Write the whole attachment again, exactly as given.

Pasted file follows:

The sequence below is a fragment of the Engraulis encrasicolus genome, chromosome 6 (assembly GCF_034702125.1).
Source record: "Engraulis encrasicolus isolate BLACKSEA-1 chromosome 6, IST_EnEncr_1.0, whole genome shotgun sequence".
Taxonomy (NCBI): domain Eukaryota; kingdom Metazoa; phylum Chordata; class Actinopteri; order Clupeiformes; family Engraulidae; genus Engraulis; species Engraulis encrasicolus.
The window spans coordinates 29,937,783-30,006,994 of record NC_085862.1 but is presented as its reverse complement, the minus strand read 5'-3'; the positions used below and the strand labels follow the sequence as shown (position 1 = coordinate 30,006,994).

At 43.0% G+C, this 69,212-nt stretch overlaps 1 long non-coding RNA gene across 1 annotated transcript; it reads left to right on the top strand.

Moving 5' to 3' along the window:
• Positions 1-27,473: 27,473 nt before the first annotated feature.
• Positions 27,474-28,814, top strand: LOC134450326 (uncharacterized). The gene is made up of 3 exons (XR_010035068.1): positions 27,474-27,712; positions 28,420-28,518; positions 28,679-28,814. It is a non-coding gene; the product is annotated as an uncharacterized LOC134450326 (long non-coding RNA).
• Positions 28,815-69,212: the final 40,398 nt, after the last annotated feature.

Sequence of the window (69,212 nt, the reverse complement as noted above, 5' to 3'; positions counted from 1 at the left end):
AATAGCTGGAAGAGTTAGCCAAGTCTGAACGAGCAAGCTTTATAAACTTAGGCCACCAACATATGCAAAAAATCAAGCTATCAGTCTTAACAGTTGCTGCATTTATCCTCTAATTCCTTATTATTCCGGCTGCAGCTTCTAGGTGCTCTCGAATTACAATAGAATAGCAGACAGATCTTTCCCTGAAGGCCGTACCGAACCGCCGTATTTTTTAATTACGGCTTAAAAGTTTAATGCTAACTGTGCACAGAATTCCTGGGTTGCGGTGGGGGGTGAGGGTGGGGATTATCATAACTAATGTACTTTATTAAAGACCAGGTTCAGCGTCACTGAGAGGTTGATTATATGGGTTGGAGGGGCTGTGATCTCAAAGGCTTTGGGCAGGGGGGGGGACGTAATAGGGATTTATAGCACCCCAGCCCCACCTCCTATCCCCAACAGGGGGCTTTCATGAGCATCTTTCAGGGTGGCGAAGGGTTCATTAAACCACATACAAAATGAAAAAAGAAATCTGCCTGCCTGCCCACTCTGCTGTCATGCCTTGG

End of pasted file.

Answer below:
The sequence below is a fragment of the Engraulis encrasicolus genome, chromosome 6 (assembly GCF_034702125.1).
Source record: "Engraulis encrasicolus isolate BLACKSEA-1 chromosome 6, IST_EnEncr_1.0, whole genome shotgun sequence".
Taxonomy (NCBI): domain Eukaryota; kingdom Metazoa; phylum Chordata; class Actinopteri; order Clupeiformes; family Engraulidae; genus Engraulis; species Engraulis encrasicolus.
The window spans coordinates 29,937,783-30,006,994 of record NC_085862.1 but is presented as its reverse complement, the minus strand read 5'-3'; the positions used below and the strand labels follow the sequence as shown (position 1 = coordinate 30,006,994).

At 43.0% G+C, this 69,212-nt stretch overlaps 1 long non-coding RNA gene across 1 annotated transcript; it reads left to right on the top strand.

Moving 5' to 3' along the window:
• Positions 1-27,473: 27,473 nt before the first annotated feature.
• Positions 27,474-28,814, top strand: LOC134450326 (uncharacterized). The gene is made up of 3 exons (XR_010035068.1): positions 27,474-27,712; positions 28,420-28,518; positions 28,679-28,814. It is a non-coding gene; the product is annotated as an uncharacterized LOC134450326 (long non-coding RNA).
• Positions 28,815-69,212: the final 40,398 nt, after the last annotated feature.

Sequence of the window (69,212 nt, the reverse complement as noted above, 5' to 3'; positions counted from 1 at the left end):
AATAGCTGGAAGAGTTAGCCAAGTCTGAACGAGCAAGCTTTATAAACTTAGGCCACCAACATATGCAAAAAATCAAGCTATCAGTCTTAACAGTTGCTGCATTTATCCTCTAATTCCTTATTATTCCGGCTGCAGCTTCTAGGTGCTCTCGAATTACAATAGAATAGCAGACAGATCTTTCCCTGAAGGCCGTACCGAACCGCCGTATTTTTTAATTACGGCTTAAAAGTTTAATGCTAACTGTGCACAGAATTCCTGGGTTGCGGTGGGGGGTGAGGGTGGGGATTATCATAACTAATGTACTTTATTAAAGACCAGGTTCAGCGTCACTGAGAGGTTGATTATATGGGTTGGAGGGGCTGTGATCTCAAAGGCTTTGGGCAGGGGGGGGGACGTAATAGGGATTTATAGCACCCCAGCCCCACCTCCTATCCCCAACAGGGGGCTTTCATGAGCATCTTTCAGGGTGGCGAAGGGTTCATTAAACCACATACAAAATGAAAAAAGAAATCTGCCTGCCTGCCCACTCTGCTGTCATGCCTTGG